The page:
The Dangers of Logic

There’s a danger in relying too heavily on logic. The danger is in the determination of the starting point. Once a starting point is chosen, there are a limited number of logical conclusions to a problem. For example, imagine a store owner who believes that he must raise his revenues to increase his profits. He tries multiple methods including advertising, increasing inventory, and product bundling to make every possible sale to his customers. But he forgot that he could also reduce his costs to increase profits, and in doing so missed what could have been much less expensive, less demanding options.

This example is simplistic, but it underscores the point that for any logical process, there must be a decided-upon truth as a starting point. And the beauty of logic, is that it allows us to reach an answer from a given starting point. It’s easy, however, to rely upon starting points simply because they’re what we’ve used all our lives – starting points that either may be false, or that limit us from finding a much better answer.

Non-Linear Thinking

Non-linear thinking, a relatively new term, is vague enough (perhaps naturally so) that a simple google search will yield more beatings-around-the-bushes than formal definitions for the phrase. I think of it as follows:

Human thought characterized by expansion in multiple directions, rather than in one direction, and based on the concept that there are multiple starting points from which one can apply logic to a problem.

Non-linear thinking is less constrictive – letting the creative side of you run rampant because of its inherent lack of structure. It’s kind of like letting a puppy run wild on a walk up a mountain – anything of interest will be thoroughly investigated (and perhaps peed on) before jumping to the next, possibly non-related subject! It’s very much like brainstorming – allowing thought to flow, unhindered, in attempts to arrive upon something special in the process.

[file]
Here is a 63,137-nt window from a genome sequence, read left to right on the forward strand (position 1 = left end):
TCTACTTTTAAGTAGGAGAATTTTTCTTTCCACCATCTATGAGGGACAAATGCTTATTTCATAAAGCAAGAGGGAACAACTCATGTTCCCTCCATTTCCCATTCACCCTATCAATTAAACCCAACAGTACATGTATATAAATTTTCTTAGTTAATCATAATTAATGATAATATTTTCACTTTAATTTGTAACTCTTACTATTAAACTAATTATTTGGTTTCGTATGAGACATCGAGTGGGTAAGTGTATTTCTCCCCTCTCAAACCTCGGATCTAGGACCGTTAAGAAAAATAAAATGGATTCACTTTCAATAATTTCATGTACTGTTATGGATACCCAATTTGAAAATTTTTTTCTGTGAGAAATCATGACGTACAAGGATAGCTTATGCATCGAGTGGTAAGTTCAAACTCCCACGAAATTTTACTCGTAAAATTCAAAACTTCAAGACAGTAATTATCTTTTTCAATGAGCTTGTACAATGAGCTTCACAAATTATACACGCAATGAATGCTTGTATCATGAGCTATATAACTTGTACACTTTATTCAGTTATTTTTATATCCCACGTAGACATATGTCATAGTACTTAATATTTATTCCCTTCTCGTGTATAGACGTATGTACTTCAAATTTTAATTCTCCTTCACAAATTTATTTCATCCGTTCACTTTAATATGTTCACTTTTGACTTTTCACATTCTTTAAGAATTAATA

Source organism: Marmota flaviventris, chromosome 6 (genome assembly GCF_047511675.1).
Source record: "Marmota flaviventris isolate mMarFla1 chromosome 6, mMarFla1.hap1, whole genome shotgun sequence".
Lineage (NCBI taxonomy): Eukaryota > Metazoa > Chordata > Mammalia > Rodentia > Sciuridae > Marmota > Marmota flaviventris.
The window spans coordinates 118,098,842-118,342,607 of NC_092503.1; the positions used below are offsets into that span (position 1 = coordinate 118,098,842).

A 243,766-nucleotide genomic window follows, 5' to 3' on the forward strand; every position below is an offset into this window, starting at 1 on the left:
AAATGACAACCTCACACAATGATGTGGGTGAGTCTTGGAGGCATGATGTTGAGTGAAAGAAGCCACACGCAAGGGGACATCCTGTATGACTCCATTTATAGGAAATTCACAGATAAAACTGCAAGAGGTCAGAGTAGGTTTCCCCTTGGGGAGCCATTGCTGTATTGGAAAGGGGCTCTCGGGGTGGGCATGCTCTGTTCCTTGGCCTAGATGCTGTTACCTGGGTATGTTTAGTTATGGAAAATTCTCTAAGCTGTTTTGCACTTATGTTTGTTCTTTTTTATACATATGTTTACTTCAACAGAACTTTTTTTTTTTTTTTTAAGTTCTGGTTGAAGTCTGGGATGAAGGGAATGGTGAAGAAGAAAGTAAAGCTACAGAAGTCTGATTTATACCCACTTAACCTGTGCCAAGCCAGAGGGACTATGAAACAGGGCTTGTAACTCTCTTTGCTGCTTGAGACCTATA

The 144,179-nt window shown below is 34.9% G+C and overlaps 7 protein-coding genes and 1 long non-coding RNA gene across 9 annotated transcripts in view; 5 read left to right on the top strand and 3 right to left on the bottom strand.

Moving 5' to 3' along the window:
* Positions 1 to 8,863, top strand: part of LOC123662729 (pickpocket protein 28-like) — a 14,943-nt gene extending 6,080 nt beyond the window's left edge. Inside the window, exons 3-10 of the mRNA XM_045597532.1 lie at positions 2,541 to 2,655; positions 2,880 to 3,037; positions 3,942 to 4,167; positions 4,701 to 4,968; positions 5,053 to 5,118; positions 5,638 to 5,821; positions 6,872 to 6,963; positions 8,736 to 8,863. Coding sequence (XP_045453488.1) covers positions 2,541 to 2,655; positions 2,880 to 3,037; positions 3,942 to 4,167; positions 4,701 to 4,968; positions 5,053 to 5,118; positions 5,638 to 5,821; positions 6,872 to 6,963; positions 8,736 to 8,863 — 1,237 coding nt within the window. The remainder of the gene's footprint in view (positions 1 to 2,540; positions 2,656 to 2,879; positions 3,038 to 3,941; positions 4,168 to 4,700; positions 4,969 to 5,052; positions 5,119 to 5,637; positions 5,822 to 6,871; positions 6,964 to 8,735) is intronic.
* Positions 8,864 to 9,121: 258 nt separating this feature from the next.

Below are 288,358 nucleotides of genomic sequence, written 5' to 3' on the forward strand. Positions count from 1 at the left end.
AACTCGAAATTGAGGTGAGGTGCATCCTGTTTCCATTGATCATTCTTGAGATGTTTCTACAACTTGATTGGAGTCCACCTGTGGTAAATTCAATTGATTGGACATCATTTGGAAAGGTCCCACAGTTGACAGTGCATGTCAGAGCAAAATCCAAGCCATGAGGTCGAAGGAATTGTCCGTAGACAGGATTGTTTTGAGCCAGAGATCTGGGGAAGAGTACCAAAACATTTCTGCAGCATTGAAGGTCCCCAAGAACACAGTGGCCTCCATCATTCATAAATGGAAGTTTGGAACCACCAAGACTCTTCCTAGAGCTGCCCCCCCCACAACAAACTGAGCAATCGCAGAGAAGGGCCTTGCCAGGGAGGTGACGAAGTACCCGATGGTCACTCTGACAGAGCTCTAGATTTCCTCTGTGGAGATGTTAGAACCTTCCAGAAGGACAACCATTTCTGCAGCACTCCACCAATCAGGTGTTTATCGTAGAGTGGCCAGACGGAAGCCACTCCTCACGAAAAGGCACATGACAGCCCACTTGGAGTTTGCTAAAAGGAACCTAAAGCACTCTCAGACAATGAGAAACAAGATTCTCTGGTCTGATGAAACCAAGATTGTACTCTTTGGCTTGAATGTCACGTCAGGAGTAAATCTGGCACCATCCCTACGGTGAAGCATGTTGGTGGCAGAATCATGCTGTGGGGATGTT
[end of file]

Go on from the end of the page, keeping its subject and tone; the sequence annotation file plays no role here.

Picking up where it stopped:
Non-linear thought increases possible outcomes by not being so certain about the starting point for any logic process. Non-linear thinkers tend to jump forward, and from side to side through the steps of a project, in an effort to see the big picture and tackle those areas where they have the most interest. Where non-linear thinking falters is in finally carrying out the required action, because as a thought process it often encourages a user to agonize incessantly over where to start (that agreed upon truth, from which logic can be applied and action can be taken).

A new form of digital presentation created by the folks at Prezi.com is a great example of non-linear and linear thinking in action. Why? Because rather than a linear slide show, it’s ultimately a picture, into which you can zoom in and out, infinitely. It allows you to present a product, concept, or argument in a logically by moving from location to location what is essentially group of images, but at any point you can zoom out and suddenly, “See the big picture” takes on a whole new meaning – Check it out!

In Conclusion

Again, as in my introduction, I stress the importance of both processes. And what I mean by this is maybe it’s important to have both types of thinkers on a team. Use non-linear thought to reexamine starting points and increase the possibility of finding the best option, and use linear thinkers and their efficient logic-based reasoning, once a starting point has been established, to get the job done in a timely manner. Whatever mixture of these two processes you prefer, take responsibility for your choices and learn from your mistakes, and I’ll bet on your success.

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69 Comments

  1. Dear comrades!

    The mystery of how non-linear and linear thinking differ biologically, has finally been solved by me. It is a very simple science.

    If you want a pictorial description read: